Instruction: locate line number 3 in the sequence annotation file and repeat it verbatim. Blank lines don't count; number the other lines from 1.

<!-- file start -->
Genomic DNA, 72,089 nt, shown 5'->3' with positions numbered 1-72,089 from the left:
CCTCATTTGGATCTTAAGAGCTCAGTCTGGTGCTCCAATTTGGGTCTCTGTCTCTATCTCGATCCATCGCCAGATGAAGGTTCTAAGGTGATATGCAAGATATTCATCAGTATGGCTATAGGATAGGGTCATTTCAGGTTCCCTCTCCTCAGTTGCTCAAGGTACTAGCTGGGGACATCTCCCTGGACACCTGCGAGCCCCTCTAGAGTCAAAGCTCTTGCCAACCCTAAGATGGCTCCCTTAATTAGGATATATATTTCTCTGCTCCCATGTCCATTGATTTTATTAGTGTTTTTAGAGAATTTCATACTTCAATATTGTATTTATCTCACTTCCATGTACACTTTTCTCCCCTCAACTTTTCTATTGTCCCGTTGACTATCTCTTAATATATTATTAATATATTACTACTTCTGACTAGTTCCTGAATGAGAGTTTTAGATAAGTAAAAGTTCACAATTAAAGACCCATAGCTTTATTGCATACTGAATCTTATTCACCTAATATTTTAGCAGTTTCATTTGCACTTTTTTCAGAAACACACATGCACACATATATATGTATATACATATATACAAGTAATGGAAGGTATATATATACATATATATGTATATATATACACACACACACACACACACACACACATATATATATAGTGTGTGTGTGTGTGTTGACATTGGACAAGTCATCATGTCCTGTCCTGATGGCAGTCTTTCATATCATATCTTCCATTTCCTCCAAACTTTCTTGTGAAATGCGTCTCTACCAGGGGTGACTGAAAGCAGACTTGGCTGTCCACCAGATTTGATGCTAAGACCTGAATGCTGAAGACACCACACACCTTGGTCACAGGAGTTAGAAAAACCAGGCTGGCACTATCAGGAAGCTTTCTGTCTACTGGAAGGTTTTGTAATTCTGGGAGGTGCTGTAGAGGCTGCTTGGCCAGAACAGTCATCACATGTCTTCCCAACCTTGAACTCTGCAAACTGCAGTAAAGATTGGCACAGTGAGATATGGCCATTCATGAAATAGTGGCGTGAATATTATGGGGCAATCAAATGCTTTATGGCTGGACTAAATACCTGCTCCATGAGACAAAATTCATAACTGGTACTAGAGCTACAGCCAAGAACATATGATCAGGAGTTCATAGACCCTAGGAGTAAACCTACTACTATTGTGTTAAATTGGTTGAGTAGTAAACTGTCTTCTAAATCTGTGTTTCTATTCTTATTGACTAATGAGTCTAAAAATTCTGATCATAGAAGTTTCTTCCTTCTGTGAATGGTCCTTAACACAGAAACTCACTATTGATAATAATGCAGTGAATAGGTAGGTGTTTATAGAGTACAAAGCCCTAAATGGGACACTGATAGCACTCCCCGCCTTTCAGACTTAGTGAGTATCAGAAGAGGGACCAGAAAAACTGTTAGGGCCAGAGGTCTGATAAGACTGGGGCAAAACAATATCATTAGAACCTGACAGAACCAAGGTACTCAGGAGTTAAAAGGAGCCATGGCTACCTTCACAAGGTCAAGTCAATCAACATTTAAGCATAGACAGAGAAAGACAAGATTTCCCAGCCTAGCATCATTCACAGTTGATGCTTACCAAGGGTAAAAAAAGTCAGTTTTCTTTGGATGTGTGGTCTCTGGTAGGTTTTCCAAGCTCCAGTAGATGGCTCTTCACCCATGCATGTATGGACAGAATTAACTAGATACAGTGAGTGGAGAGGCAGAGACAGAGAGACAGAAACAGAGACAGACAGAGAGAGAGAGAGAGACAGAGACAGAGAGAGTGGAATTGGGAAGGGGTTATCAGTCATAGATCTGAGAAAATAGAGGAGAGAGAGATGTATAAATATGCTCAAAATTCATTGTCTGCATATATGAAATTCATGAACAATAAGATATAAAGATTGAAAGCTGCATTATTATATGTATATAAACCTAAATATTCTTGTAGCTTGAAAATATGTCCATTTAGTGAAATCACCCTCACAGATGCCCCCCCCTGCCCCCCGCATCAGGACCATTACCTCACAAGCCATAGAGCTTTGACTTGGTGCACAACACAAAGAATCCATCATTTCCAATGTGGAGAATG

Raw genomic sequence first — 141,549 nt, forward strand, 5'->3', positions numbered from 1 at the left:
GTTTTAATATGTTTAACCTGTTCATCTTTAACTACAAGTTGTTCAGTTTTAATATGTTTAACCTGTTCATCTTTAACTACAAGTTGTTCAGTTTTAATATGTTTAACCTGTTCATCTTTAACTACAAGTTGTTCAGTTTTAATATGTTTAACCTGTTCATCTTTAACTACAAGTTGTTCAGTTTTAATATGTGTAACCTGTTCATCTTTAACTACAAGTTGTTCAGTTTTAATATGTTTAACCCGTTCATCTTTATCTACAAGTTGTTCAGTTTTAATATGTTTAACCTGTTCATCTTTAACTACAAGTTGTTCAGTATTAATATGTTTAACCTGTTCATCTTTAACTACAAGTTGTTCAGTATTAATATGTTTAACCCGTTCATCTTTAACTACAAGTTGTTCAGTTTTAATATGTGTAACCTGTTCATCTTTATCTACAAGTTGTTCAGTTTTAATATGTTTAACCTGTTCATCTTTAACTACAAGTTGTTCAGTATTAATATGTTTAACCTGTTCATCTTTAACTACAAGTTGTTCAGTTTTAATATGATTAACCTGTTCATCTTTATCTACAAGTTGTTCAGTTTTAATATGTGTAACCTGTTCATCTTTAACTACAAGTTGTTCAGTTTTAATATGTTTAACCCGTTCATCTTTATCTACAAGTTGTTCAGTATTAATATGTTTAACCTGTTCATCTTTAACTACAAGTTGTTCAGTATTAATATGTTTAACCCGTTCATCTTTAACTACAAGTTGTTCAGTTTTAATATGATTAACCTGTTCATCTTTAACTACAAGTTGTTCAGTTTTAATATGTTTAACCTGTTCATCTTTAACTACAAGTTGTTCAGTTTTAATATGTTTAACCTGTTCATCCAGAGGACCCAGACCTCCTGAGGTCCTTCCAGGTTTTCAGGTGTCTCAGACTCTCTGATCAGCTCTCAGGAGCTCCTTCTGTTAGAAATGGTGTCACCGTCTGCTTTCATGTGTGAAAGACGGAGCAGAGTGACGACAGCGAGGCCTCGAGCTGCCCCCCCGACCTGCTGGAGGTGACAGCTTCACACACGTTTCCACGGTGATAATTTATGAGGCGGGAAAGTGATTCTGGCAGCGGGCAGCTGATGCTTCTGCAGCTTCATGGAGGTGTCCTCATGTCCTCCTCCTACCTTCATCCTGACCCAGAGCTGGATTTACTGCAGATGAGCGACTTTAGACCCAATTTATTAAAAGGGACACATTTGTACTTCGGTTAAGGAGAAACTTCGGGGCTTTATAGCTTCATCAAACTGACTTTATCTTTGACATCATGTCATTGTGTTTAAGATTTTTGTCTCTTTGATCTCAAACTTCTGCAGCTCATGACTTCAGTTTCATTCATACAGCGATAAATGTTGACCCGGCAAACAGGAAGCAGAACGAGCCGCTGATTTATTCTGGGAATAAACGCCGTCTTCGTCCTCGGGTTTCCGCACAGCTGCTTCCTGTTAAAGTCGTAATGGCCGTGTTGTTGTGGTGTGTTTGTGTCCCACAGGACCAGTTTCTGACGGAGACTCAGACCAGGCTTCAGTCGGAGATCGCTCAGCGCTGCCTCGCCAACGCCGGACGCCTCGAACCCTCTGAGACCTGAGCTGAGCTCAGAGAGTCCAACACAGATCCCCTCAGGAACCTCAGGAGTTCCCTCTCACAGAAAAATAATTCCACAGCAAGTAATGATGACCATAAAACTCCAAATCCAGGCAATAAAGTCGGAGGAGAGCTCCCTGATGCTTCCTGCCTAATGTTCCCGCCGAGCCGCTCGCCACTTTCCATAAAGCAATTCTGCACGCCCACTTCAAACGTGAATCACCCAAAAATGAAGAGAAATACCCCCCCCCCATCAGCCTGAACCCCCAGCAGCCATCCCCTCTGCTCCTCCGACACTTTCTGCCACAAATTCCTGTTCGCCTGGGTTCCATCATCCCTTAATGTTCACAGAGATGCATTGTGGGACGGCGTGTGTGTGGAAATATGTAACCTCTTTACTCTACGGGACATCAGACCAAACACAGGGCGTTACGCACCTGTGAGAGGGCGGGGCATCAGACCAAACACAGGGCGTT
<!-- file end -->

Raw genomic sequence first — 141,549 nt, forward strand, 5'->3', positions numbered from 1 at the left: